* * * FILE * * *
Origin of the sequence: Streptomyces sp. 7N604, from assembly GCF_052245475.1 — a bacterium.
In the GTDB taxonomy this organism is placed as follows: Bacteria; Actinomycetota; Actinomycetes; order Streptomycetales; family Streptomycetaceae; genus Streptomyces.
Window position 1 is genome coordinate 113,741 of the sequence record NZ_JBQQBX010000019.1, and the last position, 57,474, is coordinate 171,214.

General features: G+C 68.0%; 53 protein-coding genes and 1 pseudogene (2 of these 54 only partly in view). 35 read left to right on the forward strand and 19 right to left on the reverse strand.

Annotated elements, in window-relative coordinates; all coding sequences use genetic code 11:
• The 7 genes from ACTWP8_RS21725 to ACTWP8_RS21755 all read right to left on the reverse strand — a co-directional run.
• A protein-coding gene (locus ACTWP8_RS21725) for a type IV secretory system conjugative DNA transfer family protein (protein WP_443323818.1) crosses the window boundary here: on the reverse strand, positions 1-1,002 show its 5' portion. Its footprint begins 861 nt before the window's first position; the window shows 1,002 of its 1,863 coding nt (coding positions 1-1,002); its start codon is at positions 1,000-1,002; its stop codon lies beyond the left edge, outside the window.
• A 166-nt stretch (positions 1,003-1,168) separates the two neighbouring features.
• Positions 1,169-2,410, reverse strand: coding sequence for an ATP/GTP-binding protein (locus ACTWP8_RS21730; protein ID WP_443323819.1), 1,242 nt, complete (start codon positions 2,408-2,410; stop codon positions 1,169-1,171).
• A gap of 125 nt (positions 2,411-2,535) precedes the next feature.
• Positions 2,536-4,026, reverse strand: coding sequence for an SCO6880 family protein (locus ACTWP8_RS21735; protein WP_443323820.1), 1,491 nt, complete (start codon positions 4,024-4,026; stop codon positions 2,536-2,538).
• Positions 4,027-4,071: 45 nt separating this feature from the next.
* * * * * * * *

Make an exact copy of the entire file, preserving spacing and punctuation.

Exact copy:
Origin of the sequence: Streptomyces sp. 7N604, from assembly GCF_052245475.1 — a bacterium.
In the GTDB taxonomy this organism is placed as follows: Bacteria; Actinomycetota; Actinomycetes; order Streptomycetales; family Streptomycetaceae; genus Streptomyces.
Window position 1 is genome coordinate 113,741 of the sequence record NZ_JBQQBX010000019.1, and the last position, 57,474, is coordinate 171,214.

General features: G+C 68.0%; 53 protein-coding genes and 1 pseudogene (2 of these 54 only partly in view). 35 read left to right on the forward strand and 19 right to left on the reverse strand.

Annotated elements, in window-relative coordinates; all coding sequences use genetic code 11:
• The 7 genes from ACTWP8_RS21725 to ACTWP8_RS21755 all read right to left on the reverse strand — a co-directional run.
• A protein-coding gene (locus ACTWP8_RS21725) for a type IV secretory system conjugative DNA transfer family protein (protein WP_443323818.1) crosses the window boundary here: on the reverse strand, positions 1-1,002 show its 5' portion. Its footprint begins 861 nt before the window's first position; the window shows 1,002 of its 1,863 coding nt (coding positions 1-1,002); its start codon is at positions 1,000-1,002; its stop codon lies beyond the left edge, outside the window.
• A 166-nt stretch (positions 1,003-1,168) separates the two neighbouring features.
• Positions 1,169-2,410, reverse strand: coding sequence for an ATP/GTP-binding protein (locus ACTWP8_RS21730; protein ID WP_443323819.1), 1,242 nt, complete (start codon positions 2,408-2,410; stop codon positions 1,169-1,171).
• A gap of 125 nt (positions 2,411-2,535) precedes the next feature.
• Positions 2,536-4,026, reverse strand: coding sequence for an SCO6880 family protein (locus ACTWP8_RS21735; protein WP_443323820.1), 1,491 nt, complete (start codon positions 4,024-4,026; stop codon positions 2,536-2,538).
• Positions 4,027-4,071: 45 nt separating this feature from the next.